The search for Bobby Fischer. The 61-year-old grand master has been on the lam from U.S. authorities since 1992, when he traveled to Yugoslavia for a rematch with Boris Spassky in violation of United Nations sanctions against that country. His passport was revoked by the State Department last December, and on July 13 he was detained at Narita Airport outside Tokyo when he attempted to board a flight to the Philippines. Japanese immigration officials are still deciding whether to deport Fischer to the U.S.
At age 28, due to a recurring back injury, Marcelo Rios, the only man to gain tennis's top ranking without winning a Grand Slam title. A diminutive Chilean lefty, Rios topped the charts in 1998, becoming the first South American to be ranked No. 1. Though he could be legendarily surly—he allegedly once told Monica Seles to move her "fat butt" out of a Wimbledon lunch line and was designated "the most hated man in tennis" by SI—Rios seemed mellowed by his marriage in 2000 and the birth of his daughter. "It is very sad for me to accept that I must leave tennis," he said last week. "It has been the passion of my life."
By Buenos Aires provincial police, a special 16-person security detail to protect the family of Spurs guard and Argentine Olympic team member Manu Ginobili (left), who became the country's highest-paid athlete when he signed a reported six-year, $52 million contract extension last Thursday. Two days earlier authorities—acting on a tip from a prison inmate—intercepted a phone call in which a plot to kidnap Ginobili's relatives was discussed. Abduction threats are an occupational hazard for athletes and celebrities in Argentina, which has been racked with crime since its 2001 economic collapse. In March soccer star Juan Jos� Serrizuela was held by kidnappers overnight, and last fall the father of another famed futbolista, Christian Traverse spent two weeks in captivity.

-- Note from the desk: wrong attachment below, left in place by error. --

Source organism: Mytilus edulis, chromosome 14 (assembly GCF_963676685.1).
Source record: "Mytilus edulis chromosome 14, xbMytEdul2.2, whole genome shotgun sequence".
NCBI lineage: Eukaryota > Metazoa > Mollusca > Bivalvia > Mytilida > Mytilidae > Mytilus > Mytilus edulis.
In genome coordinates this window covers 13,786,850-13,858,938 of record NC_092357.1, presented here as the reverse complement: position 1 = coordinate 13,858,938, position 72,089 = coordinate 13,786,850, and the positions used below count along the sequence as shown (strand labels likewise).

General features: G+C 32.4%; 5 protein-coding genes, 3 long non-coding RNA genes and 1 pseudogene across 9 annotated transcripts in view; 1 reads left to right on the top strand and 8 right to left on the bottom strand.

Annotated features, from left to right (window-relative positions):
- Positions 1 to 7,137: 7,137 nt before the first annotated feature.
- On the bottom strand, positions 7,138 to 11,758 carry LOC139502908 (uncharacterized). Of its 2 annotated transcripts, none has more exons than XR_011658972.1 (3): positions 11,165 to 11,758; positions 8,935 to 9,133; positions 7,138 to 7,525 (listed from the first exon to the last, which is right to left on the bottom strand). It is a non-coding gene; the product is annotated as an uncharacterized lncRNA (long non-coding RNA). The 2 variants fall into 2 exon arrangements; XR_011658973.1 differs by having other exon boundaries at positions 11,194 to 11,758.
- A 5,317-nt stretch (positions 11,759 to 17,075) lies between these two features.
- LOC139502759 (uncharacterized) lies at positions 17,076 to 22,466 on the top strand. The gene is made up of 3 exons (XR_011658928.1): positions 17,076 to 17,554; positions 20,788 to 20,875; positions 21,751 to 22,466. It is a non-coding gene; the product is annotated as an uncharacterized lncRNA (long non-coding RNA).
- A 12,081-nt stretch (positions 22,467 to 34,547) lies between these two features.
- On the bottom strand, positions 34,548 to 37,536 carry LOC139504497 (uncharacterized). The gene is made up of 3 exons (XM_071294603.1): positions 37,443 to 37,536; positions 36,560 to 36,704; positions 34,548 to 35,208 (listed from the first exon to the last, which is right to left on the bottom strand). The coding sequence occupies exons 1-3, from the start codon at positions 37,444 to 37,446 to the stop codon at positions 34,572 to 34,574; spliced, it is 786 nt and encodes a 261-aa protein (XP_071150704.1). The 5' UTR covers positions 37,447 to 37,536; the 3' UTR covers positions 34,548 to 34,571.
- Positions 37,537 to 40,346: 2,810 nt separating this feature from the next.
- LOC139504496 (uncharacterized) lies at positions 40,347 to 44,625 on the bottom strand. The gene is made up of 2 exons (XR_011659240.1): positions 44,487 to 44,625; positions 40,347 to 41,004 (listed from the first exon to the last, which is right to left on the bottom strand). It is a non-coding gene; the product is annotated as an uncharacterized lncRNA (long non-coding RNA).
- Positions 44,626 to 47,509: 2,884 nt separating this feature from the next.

David Webb Chaney, 88, who, as head of the team that invented Astroturf, was responsible for indoor major league baseball and millions of welcome mats. A research chemist, Chaney was dean of North Carolina State's textile school from 1967 to '81. His legacy, however, is the work he did in the early 1960s for the Chemstrand Company, a synthetic textiles firm. To satisfy a Ford Foundation request for the perfect urban playing surface, Chaney's team, after years of tinkering to gain proper traction and drainage, developed Chemgrass in 1964. Two years later it was laid down in the Astrodome, where real grass had withered in the sunless environment, and renamed Astroturf. Within a decade the sports landscape was covered with the stuff—much to the chagrin of purists and turf-toe sufferers. Though artificial turf's popularity has declined, Astroturf is still a leader in the crowded synthetic surface market.
Joe Gold, 82, founder of Gold's Gym and World Gym and, as mentor and trainer of such bodybuilders as Lou Ferrigno and the governor of the Golden State, one of the fathers of the fitness revolution. His original beachside gym in Venice, Calif., which opened in 1965, became a mecca for serious weightlifters—notably a young Arnold Schwarzenegger. "Joe looked after me and encouraged me," Schwarzenegger said last week. "He was a trusted friend and father figure."